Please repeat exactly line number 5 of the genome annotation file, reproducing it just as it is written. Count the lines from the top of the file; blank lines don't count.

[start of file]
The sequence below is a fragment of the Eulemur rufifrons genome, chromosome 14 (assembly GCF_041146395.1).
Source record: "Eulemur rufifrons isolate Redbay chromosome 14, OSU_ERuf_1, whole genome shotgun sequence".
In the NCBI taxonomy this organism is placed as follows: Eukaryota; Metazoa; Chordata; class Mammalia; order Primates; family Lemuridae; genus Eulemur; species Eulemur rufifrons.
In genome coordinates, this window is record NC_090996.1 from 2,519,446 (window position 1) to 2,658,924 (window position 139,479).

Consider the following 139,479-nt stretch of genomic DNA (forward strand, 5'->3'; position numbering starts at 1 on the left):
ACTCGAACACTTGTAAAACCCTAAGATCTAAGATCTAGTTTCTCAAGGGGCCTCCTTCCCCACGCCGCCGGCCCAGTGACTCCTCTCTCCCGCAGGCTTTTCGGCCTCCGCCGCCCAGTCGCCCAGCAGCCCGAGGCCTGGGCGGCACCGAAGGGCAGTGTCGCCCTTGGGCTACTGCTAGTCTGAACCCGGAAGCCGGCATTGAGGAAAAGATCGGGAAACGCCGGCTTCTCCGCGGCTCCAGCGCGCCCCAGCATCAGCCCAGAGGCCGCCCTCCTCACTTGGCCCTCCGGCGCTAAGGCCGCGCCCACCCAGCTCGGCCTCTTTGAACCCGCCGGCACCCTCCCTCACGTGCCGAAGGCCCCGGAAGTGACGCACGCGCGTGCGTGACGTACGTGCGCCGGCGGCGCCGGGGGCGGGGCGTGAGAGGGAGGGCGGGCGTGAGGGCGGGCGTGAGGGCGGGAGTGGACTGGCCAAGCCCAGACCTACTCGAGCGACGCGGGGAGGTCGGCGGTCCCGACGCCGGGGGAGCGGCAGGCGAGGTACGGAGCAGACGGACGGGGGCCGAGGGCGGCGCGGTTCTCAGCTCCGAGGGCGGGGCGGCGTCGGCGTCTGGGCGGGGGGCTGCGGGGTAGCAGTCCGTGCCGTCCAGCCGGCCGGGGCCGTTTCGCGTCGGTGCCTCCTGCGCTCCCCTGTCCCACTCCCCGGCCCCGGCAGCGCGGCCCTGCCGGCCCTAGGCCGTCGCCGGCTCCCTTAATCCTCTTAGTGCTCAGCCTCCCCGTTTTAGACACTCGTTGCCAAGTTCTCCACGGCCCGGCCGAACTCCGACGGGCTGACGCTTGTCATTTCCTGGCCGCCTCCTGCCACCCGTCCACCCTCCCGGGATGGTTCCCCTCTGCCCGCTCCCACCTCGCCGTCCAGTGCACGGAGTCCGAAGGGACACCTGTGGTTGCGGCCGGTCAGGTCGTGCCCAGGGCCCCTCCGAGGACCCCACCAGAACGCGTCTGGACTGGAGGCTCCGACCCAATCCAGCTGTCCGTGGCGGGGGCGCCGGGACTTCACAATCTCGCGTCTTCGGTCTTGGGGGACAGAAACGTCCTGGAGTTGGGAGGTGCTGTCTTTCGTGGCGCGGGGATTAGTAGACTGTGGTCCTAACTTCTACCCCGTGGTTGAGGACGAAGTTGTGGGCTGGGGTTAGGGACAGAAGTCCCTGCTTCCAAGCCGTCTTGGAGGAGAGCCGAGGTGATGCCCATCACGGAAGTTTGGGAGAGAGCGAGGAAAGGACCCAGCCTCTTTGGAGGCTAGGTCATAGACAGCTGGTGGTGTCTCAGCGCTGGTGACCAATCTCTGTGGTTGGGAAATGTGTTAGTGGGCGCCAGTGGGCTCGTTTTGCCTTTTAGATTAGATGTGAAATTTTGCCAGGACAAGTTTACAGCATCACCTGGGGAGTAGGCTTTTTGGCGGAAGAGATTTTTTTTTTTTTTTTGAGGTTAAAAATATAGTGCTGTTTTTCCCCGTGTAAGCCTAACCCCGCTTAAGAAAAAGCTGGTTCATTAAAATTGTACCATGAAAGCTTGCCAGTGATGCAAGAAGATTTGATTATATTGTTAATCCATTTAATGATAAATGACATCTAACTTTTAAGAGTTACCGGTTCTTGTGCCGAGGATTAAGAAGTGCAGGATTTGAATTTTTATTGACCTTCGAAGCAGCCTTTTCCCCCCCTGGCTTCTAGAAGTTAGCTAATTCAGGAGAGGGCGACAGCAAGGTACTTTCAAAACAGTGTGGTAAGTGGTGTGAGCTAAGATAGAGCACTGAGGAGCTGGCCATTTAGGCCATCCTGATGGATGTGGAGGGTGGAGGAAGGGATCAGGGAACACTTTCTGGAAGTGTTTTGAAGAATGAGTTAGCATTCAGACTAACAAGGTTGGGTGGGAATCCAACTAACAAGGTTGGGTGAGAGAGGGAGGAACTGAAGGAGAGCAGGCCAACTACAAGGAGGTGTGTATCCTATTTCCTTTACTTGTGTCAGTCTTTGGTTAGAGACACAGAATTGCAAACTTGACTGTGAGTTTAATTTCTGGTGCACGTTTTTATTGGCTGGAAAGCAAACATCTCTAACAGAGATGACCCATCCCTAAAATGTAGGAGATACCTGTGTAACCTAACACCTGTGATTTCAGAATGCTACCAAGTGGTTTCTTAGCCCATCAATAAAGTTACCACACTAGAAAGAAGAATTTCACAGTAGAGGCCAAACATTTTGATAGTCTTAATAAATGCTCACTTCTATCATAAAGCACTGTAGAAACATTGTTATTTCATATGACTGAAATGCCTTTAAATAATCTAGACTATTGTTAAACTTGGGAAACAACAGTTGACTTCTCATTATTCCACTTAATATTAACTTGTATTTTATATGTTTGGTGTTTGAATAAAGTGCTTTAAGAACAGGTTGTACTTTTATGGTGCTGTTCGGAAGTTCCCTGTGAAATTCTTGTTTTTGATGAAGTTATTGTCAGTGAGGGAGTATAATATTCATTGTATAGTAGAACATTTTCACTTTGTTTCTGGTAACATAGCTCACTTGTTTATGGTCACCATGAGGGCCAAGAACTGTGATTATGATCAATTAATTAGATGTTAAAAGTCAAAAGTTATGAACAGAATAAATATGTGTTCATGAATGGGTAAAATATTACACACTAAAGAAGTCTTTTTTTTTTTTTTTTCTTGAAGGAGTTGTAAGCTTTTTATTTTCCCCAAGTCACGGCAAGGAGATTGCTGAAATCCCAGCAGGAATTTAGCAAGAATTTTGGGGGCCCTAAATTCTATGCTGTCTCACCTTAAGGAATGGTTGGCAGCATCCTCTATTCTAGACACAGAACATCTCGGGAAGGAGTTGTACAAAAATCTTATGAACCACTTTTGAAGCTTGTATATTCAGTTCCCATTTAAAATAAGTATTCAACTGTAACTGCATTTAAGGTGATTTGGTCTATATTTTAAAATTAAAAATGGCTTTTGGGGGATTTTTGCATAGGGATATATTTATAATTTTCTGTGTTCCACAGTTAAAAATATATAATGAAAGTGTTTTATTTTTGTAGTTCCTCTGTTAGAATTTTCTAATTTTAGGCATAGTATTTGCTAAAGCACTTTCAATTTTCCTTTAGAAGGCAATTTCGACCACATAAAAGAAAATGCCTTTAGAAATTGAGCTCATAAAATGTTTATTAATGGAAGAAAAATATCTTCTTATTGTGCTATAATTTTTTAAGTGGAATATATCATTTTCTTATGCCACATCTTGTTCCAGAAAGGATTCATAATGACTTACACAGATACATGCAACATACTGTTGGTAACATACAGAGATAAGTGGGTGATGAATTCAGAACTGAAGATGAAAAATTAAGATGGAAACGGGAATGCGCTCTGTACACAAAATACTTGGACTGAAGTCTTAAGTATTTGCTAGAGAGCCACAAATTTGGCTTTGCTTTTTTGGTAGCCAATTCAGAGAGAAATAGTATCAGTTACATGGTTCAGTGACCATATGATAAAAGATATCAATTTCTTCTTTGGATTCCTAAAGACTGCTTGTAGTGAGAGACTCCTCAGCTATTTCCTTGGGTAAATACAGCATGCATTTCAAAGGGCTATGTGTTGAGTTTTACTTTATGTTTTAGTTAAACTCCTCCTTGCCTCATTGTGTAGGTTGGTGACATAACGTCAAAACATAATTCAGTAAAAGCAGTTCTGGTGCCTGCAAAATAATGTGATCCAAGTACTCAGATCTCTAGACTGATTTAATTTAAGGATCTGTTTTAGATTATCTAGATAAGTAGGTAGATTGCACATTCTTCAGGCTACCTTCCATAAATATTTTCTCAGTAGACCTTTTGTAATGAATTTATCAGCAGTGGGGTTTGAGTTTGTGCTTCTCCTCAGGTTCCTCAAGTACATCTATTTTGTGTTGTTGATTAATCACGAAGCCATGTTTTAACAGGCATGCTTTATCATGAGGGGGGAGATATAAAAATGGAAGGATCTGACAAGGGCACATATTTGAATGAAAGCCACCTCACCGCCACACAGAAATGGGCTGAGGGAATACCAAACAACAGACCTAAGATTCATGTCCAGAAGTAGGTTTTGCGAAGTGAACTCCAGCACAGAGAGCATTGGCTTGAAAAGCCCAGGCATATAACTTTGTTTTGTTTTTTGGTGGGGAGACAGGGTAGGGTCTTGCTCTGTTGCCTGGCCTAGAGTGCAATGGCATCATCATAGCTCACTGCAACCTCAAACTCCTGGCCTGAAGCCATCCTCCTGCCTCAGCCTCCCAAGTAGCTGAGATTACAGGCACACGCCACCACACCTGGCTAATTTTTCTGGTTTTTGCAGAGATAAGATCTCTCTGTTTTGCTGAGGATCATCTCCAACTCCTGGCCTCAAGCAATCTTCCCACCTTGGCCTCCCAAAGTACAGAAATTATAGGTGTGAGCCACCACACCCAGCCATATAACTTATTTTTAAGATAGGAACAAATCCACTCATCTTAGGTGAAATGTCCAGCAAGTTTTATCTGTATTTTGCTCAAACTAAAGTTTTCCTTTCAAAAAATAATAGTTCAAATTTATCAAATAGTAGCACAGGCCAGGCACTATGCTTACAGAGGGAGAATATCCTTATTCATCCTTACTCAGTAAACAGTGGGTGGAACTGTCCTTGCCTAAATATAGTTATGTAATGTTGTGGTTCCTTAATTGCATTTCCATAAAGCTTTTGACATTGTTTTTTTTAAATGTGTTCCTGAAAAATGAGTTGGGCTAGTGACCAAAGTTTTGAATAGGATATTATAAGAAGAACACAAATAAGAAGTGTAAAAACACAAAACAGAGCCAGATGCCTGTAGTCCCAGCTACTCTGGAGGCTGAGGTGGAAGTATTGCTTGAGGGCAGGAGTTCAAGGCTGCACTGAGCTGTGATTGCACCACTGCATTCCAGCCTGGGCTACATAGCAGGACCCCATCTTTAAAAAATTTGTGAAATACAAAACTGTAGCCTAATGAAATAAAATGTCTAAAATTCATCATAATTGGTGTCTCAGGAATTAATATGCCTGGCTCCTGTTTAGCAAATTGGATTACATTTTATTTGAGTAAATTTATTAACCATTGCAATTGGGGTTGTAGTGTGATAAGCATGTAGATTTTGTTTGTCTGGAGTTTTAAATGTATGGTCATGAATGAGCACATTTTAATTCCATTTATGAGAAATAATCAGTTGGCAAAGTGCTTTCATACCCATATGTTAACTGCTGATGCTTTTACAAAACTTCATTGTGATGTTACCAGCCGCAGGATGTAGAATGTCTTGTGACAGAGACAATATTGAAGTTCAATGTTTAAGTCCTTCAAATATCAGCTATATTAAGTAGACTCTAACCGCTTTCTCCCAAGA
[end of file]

Consider the following 139,479-nt stretch of genomic DNA (forward strand, 5'->3'; position numbering starts at 1 on the left):